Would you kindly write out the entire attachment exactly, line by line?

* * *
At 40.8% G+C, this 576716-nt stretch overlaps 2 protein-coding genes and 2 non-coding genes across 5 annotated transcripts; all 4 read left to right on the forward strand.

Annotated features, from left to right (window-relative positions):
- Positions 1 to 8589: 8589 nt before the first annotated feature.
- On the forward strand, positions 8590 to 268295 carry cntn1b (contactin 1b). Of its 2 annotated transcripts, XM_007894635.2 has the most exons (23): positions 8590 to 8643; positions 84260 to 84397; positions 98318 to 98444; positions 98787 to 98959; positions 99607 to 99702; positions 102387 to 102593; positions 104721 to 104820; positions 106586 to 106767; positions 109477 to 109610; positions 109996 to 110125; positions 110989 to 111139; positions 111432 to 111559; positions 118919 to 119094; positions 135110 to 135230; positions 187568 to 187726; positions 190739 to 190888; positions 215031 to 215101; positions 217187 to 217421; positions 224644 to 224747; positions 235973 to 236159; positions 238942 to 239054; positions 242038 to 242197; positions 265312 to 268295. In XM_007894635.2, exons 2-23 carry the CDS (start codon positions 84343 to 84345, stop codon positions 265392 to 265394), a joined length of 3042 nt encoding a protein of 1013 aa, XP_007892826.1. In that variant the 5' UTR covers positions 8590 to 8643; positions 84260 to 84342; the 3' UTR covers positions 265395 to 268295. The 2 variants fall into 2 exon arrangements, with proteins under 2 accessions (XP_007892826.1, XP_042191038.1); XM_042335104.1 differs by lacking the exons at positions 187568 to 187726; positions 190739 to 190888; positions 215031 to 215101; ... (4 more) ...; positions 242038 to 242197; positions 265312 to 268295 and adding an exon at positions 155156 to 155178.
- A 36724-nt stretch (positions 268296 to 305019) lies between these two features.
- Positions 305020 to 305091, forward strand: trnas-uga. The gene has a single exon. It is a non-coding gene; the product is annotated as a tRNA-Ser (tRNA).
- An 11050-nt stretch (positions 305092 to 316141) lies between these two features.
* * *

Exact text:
At 40.8% G+C, this 576716-nt stretch overlaps 2 protein-coding genes and 2 non-coding genes across 5 annotated transcripts; all 4 read left to right on the forward strand.

Annotated features, from left to right (window-relative positions):
- Positions 1 to 8589: 8589 nt before the first annotated feature.
- On the forward strand, positions 8590 to 268295 carry cntn1b (contactin 1b). Of its 2 annotated transcripts, XM_007894635.2 has the most exons (23): positions 8590 to 8643; positions 84260 to 84397; positions 98318 to 98444; positions 98787 to 98959; positions 99607 to 99702; positions 102387 to 102593; positions 104721 to 104820; positions 106586 to 106767; positions 109477 to 109610; positions 109996 to 110125; positions 110989 to 111139; positions 111432 to 111559; positions 118919 to 119094; positions 135110 to 135230; positions 187568 to 187726; positions 190739 to 190888; positions 215031 to 215101; positions 217187 to 217421; positions 224644 to 224747; positions 235973 to 236159; positions 238942 to 239054; positions 242038 to 242197; positions 265312 to 268295. In XM_007894635.2, exons 2-23 carry the CDS (start codon positions 84343 to 84345, stop codon positions 265392 to 265394), a joined length of 3042 nt encoding a protein of 1013 aa, XP_007892826.1. In that variant the 5' UTR covers positions 8590 to 8643; positions 84260 to 84342; the 3' UTR covers positions 265395 to 268295. The 2 variants fall into 2 exon arrangements, with proteins under 2 accessions (XP_007892826.1, XP_042191038.1); XM_042335104.1 differs by lacking the exons at positions 187568 to 187726; positions 190739 to 190888; positions 215031 to 215101; ... (4 more) ...; positions 242038 to 242197; positions 265312 to 268295 and adding an exon at positions 155156 to 155178.
- A 36724-nt stretch (positions 268296 to 305019) lies between these two features.
- Positions 305020 to 305091, forward strand: trnas-uga. The gene has a single exon. It is a non-coding gene; the product is annotated as a tRNA-Ser (tRNA).
- An 11050-nt stretch (positions 305092 to 316141) lies between these two features.